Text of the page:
Troubled Youth

I spoke with a young man today who comes from the same hometown as I do. He is from the same environment as I me, meaning he understands what it is to grow up as I did.

This young man was sent to the office. Having disrupted the class with his actions, the teacher didn’t hesitate to dismiss him to be someone else’s problem.

As he headed out, I couldn’t help to think “why? Why was this kid acting out as he was?” He left and I remained curious with my unanswered questions. I went on with my presentation to the class. It went well.

Until, the class was over and I was leaving. I went to the office for one stop as I was heading out, heading home.

As I entered, the young man was sitting outside the principal’s office, waiting. I guess he had not been seen yet and was still waiting to face his consequence.

My general curiosity took over, so I began talking to him. I took the chair next to his and we chatted for awhile.

We talked about things that most people do. He told me about his older brothers, his mother, and his home. I told him of my family, my mother and my grandmother.

I asked how he felt about his hometown. In response, his face showed a sort of bewilderment. Sort of curious as to what I was asking. He replied in the best way he could,

“I don’t know.”

You see to him, it is all he knows. Whether he likes it or not has not really occurred to him too often. I could tell as a I asked him this question he was really considering what it was that I was asking. I then transitioned. I asked him,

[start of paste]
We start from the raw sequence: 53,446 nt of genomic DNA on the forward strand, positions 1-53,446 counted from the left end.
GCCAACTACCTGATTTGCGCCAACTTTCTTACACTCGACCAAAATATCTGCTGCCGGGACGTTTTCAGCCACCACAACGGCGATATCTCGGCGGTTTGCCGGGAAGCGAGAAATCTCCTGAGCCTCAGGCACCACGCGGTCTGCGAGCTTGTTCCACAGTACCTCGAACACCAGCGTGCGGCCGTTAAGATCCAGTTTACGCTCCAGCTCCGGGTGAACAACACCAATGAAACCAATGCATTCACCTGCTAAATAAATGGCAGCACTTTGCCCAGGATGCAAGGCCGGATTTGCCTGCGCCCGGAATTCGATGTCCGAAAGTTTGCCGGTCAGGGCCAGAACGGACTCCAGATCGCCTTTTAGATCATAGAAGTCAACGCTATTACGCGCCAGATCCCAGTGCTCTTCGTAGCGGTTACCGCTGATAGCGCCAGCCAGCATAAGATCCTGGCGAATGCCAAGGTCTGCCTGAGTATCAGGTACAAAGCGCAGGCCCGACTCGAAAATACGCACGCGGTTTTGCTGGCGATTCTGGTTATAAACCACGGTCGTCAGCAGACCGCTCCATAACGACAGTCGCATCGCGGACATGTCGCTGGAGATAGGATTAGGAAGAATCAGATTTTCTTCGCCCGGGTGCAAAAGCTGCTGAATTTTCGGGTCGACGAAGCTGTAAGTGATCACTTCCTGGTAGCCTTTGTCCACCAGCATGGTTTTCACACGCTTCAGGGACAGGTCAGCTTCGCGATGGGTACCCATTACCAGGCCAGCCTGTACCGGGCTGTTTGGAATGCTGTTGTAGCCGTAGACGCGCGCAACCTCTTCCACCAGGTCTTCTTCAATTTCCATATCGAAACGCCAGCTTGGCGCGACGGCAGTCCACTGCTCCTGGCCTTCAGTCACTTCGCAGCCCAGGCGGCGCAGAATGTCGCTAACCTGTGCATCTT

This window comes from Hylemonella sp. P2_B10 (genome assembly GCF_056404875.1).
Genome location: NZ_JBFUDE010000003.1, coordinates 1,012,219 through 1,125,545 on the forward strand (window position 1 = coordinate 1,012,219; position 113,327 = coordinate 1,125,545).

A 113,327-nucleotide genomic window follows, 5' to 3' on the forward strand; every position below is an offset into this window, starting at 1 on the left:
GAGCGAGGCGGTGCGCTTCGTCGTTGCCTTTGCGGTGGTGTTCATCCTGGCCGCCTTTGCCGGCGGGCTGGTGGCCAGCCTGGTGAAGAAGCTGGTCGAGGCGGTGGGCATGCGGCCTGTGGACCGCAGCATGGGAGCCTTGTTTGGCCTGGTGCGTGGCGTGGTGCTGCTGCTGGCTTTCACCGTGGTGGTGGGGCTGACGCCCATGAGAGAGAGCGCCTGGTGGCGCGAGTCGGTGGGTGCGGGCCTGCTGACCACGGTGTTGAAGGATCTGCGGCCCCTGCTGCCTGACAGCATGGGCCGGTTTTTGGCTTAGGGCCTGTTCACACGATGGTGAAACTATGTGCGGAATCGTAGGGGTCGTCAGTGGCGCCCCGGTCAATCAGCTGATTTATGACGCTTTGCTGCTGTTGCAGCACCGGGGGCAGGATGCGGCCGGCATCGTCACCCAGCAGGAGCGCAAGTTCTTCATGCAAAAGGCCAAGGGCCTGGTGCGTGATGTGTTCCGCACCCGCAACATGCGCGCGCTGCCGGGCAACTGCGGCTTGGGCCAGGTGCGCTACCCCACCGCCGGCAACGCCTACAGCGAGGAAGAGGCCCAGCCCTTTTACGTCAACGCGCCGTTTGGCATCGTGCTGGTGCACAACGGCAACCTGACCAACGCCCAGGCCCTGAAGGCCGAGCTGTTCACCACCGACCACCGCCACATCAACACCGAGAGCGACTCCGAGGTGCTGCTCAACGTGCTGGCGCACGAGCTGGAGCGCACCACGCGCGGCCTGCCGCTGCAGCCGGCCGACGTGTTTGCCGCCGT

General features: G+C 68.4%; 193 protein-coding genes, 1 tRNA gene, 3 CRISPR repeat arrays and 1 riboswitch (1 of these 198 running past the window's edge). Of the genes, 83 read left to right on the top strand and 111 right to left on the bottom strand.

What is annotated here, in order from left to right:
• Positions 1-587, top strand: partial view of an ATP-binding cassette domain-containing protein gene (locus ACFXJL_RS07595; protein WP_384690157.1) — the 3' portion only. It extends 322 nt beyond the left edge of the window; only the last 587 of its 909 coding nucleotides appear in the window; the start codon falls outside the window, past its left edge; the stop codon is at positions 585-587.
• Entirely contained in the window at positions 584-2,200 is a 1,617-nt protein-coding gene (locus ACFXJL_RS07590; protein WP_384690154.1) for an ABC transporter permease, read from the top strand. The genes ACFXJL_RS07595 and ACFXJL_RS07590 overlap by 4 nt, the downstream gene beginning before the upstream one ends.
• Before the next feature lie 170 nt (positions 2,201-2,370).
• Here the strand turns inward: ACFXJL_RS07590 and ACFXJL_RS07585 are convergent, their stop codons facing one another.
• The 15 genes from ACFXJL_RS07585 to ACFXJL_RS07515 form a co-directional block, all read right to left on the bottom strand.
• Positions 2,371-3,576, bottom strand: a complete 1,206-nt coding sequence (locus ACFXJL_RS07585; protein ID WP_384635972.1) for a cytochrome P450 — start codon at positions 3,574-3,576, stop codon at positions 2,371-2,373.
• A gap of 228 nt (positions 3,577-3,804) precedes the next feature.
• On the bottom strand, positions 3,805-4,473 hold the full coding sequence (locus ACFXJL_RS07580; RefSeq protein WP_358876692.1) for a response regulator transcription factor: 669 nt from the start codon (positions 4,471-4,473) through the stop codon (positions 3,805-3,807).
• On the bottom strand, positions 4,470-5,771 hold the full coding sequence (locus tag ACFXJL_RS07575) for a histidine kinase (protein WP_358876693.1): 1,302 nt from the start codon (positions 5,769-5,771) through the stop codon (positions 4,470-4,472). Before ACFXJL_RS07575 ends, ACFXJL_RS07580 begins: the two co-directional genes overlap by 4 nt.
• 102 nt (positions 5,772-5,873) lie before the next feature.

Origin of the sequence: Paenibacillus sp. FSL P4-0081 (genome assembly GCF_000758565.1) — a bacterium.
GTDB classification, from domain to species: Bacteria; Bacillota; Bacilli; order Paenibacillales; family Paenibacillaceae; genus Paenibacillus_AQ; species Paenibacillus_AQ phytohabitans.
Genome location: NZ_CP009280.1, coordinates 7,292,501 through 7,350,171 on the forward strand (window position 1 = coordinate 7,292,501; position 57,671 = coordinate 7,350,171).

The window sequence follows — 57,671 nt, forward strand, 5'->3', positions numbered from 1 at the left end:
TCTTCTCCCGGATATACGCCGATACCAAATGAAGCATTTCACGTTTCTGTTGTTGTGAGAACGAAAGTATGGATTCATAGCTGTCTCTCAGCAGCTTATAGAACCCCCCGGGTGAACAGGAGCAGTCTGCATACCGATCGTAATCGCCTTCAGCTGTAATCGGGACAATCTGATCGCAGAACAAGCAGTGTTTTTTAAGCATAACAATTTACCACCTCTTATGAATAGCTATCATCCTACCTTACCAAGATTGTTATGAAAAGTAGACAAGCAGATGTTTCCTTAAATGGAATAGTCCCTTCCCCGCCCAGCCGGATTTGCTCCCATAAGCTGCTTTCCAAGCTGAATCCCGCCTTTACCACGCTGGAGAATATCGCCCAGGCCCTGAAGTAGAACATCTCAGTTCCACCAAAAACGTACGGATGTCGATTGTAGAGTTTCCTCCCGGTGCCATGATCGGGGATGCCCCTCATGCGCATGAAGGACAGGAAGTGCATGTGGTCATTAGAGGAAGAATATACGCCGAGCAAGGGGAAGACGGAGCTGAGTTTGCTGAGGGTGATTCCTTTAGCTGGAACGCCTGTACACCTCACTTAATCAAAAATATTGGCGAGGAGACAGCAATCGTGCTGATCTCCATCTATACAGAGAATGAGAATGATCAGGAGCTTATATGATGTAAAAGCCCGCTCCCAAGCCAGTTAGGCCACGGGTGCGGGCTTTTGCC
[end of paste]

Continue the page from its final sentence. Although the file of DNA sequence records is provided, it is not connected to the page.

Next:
“why do you get in trouble the way you do?” He sort of chuckled and again almost had no answer.

“I don’t know, sort of to just mess with the teachers I guess. I don’t know. I guess I don’t really know why I act the way I do.” This was his reply.

It was interesting. He didn’t know why he was acting out the way he was and yet he still did it. Now before I could get any further and learn more, he took the opportunity of the bell to dash out to lunch. Escaping the clutches of trouble.

As brief as that moment was, I gained a bit of an understanding from him.

Here is a kid who shares the same home as me, and to him he sees the entire setting differently then I do.

It was like we are two characters in the same book except this book has been written by two completely different authors.

It was an insightful conversation to know that what he saw wasn’t what others were portraying to him. He has older brothers, many of them. All of them are involved in things his mother wants to keep him away from.

That there tells me that his acting this way, gaining the attention he is gaining, in the way that he is to be seen by his older brothers. It is odd. How we seek validation from those who go before us. We only want acceptance.

I believe that this young man is looking for this acceptance through his actions. I believe he only wishes to be understood, that he has troubles, he isn’t perfect, he misses his family, he misses his mom, and he only wishes to be understood how much pain he is in.

Only, he can’t allow it to show because it is foreign to show hurt. He is coping. He is hurting. He is slowly dying and all those around him simply misunderstand him. Then again, how could they understand him, when they have not been through what he has been.

I only ask that you hear him.